‘IF’ Is the Sort of Film the Box Office Hasn’t Had in Years

This weekend’s top film at the box office will likely be Paramount’s “IF,” an original family film directed by John Krasinski that is the kind of offering that hasn’t been in theaters in many years.

In some respects, it is much like numerous family films you’ve probably seen TV spots for: silly CGI-animated creatures voiced by A-listers cavorting in a live-action world with a bewildered human protagonist, played this time by Ryan Reynolds, the Wrexham AFC co-owner and soon-to-be 2024 summer box office king.

What sets “IF” apart is that all the recent live-action/CGI hybrid family films at the box office have been based on a franchise. “Sonic the Hedgehog,” “Peter Rabbit,” “Paddington,” “Detective Pikachu” and “Clifford the Big Red Dog” are just some of the IP that fall into this category.

“IF,” on the other hand, is an original screenplay, and to find an original live-action/CGI family film to compare it to, one must go all the way back to 2011 with the Universal film “Hop,” which opened to $37.5 million at Easter before inflation adjustment and grossed $184 million worldwide against a $63 million budget.

Family films that have original screenplays have had a hard ceiling on their box office performance. Disney/Pixar’s “Elemental” has performed the best, rallying from a Pixar-worst $29.6 million opening to gross $154 million domestic and $496 million worldwide.

Universal/Illumination’s “Migration” was also a slight success with $127 million domestic and $297 million worldwide against a $70 million budget this past winter. Then there are films like Disney’s “Wish,” which carried a tentpole budget and made less than “Migration” with $255 million worldwide.

“IF,” with its reported $110 million budget, is a roll of the dice for Paramount. Sequels to franchises like “Kung Fu Panda” and “Minions” and video game adaptations like “Sonic the Hedgehog 2” and “The Super Mario Bros. Movie” have ruled the roost. But Paramount is hoping it can attract families without the advantage of having familiar characters that kids will recognize instantly.

Right now, it’s looking like “IF” won’t make too much of a splash. Pre-release projections for trackers are topping out at a $40 million opening, but exhibition sources and rival distributors tell TheWrap they believe that $35 million is the ceiling for “IF” this weekend.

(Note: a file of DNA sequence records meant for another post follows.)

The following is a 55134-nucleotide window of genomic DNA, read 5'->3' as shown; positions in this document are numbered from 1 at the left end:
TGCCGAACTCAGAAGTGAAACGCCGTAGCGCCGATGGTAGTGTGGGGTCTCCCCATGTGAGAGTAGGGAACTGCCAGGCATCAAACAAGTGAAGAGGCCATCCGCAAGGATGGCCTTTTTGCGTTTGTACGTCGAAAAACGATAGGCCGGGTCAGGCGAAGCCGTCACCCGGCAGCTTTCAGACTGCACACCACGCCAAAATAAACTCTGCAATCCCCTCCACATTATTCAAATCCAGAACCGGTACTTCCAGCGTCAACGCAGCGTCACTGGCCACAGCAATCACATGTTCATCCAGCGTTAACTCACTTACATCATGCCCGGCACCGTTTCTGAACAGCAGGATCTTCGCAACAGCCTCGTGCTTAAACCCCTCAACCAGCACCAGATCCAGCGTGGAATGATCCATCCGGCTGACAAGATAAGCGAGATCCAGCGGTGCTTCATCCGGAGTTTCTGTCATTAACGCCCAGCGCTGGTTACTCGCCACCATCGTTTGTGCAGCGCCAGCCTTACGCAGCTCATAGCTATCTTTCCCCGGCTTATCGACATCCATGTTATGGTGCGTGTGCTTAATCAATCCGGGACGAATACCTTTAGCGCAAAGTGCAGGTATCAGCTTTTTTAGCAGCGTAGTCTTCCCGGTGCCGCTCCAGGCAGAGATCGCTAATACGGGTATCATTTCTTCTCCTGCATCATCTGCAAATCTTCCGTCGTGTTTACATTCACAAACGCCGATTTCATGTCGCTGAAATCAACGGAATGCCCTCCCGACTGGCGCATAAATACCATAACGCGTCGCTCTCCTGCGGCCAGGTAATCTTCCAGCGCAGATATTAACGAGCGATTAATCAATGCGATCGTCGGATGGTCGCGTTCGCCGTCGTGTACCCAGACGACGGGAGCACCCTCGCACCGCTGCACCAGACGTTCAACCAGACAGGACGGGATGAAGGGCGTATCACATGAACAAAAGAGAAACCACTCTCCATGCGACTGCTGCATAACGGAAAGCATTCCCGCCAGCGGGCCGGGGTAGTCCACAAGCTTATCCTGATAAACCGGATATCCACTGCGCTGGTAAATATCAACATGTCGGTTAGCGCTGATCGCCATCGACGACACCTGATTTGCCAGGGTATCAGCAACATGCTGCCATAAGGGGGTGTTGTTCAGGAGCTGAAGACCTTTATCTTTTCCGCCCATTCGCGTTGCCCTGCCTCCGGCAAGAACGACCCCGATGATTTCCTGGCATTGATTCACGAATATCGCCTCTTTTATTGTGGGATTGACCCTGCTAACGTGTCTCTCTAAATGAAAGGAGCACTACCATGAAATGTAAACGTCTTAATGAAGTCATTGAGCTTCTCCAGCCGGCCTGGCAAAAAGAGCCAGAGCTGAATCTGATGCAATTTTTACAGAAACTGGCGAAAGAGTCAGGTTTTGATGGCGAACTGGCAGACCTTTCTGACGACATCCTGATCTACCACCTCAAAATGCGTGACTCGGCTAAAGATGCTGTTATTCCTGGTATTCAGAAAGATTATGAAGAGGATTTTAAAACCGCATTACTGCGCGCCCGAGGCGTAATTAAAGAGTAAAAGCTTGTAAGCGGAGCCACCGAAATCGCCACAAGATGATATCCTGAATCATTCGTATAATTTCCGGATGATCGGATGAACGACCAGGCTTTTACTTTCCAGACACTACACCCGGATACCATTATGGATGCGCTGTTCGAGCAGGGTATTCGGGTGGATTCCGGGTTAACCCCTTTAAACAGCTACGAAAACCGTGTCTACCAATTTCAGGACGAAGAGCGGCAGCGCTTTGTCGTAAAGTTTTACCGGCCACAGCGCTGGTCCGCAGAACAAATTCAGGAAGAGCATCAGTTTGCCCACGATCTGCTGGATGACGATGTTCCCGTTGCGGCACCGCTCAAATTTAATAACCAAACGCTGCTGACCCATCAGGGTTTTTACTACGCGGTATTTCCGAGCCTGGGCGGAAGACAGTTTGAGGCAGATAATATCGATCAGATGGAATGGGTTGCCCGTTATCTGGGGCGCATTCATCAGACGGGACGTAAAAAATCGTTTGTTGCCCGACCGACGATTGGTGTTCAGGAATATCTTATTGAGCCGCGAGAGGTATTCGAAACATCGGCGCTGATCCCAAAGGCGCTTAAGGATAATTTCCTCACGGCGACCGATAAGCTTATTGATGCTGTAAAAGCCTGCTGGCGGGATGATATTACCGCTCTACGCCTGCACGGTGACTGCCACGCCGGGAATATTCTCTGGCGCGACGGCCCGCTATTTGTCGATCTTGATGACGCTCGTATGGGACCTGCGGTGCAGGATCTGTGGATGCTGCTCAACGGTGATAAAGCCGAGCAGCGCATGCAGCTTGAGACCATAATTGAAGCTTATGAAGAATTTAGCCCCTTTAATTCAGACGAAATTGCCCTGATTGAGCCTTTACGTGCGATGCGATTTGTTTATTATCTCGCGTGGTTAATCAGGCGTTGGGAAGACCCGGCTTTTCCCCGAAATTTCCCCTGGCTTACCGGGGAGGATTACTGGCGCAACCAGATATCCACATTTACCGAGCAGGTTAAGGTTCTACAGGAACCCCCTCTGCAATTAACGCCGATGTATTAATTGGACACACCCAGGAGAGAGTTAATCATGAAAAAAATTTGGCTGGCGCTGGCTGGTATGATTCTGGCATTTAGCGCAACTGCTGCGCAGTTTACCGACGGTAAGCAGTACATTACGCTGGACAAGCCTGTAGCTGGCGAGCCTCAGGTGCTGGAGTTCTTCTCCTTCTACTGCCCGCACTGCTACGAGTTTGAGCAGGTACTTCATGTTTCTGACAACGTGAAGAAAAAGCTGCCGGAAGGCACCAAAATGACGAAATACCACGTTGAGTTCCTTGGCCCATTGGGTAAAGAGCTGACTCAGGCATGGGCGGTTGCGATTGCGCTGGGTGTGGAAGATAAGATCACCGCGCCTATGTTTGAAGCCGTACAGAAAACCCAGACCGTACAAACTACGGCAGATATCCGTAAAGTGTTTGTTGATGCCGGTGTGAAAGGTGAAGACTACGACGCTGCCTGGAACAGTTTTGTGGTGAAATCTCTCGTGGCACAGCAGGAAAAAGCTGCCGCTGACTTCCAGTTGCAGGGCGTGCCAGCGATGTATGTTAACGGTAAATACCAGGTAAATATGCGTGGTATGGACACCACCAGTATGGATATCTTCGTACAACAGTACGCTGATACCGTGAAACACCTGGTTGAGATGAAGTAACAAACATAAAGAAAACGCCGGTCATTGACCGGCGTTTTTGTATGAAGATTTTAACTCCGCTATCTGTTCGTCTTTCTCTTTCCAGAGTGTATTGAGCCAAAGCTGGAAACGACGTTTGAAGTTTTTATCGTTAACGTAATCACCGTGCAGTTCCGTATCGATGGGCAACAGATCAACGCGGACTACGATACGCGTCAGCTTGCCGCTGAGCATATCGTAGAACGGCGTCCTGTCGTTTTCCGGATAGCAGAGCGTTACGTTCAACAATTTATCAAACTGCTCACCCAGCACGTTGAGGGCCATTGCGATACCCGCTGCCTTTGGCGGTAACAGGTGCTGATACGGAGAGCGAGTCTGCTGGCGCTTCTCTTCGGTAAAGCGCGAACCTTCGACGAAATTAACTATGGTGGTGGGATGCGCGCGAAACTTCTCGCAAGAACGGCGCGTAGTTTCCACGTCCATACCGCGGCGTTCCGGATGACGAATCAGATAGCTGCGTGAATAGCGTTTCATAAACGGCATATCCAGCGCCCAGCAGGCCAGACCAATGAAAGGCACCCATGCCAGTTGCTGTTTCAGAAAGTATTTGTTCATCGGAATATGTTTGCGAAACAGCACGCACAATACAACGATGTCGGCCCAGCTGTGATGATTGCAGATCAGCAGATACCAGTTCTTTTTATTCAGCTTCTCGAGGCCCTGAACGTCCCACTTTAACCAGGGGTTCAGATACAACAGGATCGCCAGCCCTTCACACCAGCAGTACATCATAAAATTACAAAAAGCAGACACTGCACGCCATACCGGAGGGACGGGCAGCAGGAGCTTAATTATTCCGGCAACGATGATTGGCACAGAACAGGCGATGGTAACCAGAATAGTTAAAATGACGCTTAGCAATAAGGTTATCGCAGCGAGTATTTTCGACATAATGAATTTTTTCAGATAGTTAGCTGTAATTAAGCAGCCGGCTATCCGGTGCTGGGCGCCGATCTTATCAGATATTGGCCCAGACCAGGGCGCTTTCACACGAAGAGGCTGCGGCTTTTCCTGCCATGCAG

What could help defy those lower expectations? The one thing that could is the two-month gap between “IF” and the last family film in theaters, “Kung Fu Panda 4.” Paramount is banking on that lack of child-friendly offerings to create a hunger among families to head out to the theaters as schools start their summer breaks in the coming weeks.

That inertia will also have to overcome tepid reviews, as early critical notices for “IF” have led to a 58% Rotten Tomatoes score at time of writing. We’ve seen family films like “The Super Mario Bros. Movie” overcome mixed reviews for box office success; but again, those films had the advantage of an appealing IP to help develop that critic-proof status.

Building up strong word-of-mouth is also critical for “IF,” because it will face direct competition on Memorial Day weekend from Sony Pictures Animation’s “Garfield,” which stars Chris Pratt as Jim Davis’ famous lasagna-loving comic strip cat.

While “Garfield” hasn’t maintained the pop culture clout it once held in the 90s and 2000s, it’s still a fully animated movie that will be competing for families’ attention during the critical late May holiday period. With families gravitating to what they know when deciding whether to spend $50 or more for four movie tickets — not including popcorn and soda — “IF” will need to stand on its own merits to leg out.

“Back to Black” and “The Strangers — Chapter 1” Also Hit Theaters

Meanwhile, two other wide releases will have marginal contributions to this weekend’s overall grosses. Focus Features’ “Back to Black,” a biopic about the famed singer-songwriter Amy Winehouse, is projected for an opening weekend of $3-6 million from 2,000+ locations.

Starring Marisa as the late “Rehab” singer, “Back to Black” is suffering from negative reviews with a 39% Rotten Tomatoes score. But as we’ve seen with “Bob Marley: One Love” earlier this year, music biopics can still find success if they win over the fans of the musician being featured.

That is what Focus is counting on, as “Back to Black” has grossed $34 million so far overseas, including $13 million in Winehouse’s native United Kingdom, where StudioCanal is handling distribution. Focus has licensed the film out to foreign distributors in other territories, helping lower the break-even point for the film.

Finally, Lionsgate is releasing “The Strangers — Chapter 1,” the start of a reboot trilogy to Bryan Bertino’s 2008 slasher film. With a microbudget of $8.5 million before costs for a digital-first marketing campaign, “Strangers” should be able to get in the black as it is projected for a $7-9 million opening from 2,800+ theaters.

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